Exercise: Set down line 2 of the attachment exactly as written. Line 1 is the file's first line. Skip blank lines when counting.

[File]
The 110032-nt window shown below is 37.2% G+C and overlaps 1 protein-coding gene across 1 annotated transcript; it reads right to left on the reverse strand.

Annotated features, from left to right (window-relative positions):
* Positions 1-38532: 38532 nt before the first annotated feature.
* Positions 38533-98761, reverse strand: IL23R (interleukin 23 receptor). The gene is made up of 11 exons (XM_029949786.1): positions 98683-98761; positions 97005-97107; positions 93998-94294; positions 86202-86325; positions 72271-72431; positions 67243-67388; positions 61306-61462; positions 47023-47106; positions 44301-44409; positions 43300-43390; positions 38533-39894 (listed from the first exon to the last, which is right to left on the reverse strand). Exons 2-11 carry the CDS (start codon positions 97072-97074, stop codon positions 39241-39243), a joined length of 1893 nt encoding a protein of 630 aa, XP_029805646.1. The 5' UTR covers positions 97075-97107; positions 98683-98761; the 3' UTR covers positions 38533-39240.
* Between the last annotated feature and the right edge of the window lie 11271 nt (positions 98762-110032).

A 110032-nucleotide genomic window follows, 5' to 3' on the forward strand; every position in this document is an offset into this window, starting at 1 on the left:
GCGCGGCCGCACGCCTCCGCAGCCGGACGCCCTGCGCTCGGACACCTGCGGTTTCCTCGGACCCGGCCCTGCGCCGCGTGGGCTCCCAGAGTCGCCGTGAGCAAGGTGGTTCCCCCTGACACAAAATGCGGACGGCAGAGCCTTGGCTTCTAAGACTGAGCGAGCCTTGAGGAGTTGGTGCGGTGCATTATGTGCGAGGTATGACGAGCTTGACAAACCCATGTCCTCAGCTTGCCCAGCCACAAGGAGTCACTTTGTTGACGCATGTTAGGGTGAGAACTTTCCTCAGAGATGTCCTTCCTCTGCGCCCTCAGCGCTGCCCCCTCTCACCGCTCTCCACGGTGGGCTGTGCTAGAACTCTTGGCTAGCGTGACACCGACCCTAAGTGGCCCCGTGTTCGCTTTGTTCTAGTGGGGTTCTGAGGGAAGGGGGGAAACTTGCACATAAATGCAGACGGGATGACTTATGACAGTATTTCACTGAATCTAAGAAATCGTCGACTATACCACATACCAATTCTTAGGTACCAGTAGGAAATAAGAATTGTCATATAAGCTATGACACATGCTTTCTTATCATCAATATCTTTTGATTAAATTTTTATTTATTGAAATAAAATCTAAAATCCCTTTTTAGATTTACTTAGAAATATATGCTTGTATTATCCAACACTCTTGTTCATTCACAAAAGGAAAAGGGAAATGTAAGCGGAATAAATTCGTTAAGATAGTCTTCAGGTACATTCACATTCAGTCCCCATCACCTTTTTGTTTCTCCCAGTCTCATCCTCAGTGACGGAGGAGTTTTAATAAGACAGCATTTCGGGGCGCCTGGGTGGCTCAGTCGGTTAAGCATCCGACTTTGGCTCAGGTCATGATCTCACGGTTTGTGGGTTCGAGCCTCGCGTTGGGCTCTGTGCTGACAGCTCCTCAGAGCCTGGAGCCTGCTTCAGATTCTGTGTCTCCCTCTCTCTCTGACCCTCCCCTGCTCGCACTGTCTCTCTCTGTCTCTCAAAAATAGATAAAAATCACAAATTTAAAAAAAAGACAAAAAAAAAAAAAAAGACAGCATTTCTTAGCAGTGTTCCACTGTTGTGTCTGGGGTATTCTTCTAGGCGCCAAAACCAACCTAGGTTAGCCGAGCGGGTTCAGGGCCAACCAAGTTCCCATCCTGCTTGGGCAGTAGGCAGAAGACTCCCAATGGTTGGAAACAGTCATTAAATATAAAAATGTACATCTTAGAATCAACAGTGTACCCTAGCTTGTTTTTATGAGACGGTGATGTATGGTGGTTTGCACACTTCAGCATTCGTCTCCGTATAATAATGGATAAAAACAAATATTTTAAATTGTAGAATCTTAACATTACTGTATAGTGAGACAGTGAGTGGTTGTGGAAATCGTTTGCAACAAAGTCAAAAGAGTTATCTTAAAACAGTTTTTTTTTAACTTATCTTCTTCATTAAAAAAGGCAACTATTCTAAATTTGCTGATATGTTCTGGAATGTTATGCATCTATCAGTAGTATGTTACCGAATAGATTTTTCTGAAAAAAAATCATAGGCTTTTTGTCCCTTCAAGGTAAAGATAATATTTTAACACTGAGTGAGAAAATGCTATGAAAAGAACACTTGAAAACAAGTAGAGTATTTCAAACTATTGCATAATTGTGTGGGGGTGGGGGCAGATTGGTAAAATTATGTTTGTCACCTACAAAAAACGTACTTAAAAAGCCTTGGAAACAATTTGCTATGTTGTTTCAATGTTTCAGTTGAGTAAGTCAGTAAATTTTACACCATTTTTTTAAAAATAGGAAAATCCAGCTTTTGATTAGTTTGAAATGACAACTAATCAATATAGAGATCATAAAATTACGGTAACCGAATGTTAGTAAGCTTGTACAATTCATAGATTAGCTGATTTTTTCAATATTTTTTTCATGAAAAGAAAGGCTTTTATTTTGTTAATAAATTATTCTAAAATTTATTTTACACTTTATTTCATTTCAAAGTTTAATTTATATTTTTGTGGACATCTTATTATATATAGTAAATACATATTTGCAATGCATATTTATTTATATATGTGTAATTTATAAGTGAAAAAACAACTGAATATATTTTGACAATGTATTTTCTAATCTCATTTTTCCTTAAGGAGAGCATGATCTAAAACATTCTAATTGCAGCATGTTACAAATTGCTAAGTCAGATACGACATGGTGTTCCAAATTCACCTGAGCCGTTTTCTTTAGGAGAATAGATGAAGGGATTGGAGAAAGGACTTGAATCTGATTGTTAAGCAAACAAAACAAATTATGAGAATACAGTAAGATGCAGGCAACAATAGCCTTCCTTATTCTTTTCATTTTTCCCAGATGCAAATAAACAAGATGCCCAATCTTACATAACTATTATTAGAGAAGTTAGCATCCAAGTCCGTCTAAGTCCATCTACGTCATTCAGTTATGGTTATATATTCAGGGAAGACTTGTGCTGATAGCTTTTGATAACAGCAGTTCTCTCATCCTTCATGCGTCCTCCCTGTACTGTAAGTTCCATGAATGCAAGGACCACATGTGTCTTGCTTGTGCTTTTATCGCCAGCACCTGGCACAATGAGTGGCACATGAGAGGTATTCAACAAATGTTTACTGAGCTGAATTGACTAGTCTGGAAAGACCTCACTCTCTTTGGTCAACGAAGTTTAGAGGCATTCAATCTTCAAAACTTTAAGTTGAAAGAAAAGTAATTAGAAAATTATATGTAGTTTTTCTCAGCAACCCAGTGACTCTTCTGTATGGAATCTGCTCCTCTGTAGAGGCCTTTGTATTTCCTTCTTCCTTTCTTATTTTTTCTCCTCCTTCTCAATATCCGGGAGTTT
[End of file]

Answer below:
Annotated features, from left to right (window-relative positions):